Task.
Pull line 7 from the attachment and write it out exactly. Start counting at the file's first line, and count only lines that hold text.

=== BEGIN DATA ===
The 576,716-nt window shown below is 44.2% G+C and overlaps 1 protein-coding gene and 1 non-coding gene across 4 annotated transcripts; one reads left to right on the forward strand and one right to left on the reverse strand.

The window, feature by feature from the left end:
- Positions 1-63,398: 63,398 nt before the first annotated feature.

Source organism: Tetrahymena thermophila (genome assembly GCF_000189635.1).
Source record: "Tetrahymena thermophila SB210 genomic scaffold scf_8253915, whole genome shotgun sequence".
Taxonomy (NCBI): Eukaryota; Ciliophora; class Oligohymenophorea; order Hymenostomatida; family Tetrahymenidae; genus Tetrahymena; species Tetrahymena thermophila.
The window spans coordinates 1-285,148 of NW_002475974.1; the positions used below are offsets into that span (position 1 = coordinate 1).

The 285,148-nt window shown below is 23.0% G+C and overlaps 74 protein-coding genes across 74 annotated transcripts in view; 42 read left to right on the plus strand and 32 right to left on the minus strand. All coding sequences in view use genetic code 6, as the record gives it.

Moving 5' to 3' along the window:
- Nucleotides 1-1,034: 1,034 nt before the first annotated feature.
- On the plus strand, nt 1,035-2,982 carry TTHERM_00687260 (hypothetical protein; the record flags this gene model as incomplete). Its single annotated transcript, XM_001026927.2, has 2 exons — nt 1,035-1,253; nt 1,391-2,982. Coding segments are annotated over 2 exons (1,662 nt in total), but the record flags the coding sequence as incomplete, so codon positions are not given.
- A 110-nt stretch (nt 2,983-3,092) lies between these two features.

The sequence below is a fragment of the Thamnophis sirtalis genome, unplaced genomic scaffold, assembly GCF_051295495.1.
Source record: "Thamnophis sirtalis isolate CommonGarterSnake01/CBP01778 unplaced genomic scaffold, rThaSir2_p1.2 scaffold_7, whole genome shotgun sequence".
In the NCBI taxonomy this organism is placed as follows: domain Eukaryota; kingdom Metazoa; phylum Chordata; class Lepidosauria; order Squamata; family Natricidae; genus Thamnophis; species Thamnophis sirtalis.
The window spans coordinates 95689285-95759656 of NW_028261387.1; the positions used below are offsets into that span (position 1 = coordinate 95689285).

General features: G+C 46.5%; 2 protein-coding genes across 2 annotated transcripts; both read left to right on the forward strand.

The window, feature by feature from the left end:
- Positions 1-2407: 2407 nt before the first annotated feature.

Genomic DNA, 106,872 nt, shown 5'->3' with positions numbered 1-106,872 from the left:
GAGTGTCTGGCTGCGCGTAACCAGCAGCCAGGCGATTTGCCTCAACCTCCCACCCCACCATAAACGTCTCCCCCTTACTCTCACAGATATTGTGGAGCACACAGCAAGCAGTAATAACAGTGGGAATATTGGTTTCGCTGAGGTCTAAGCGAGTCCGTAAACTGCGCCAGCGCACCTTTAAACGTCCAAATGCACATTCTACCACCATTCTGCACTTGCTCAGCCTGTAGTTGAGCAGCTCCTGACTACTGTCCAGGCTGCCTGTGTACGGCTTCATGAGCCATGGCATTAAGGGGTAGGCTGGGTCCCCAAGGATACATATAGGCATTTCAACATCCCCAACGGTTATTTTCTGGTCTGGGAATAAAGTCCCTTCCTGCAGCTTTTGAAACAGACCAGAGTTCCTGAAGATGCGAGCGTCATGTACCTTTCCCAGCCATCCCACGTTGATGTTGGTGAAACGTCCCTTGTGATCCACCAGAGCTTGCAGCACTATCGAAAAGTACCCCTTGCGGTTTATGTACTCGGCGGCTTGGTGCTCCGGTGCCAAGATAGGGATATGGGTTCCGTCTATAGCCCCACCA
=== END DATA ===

The window spans coordinates 1-285,148 of NW_002475974.1; the positions used below are offsets into that span (position 1 = coordinate 1).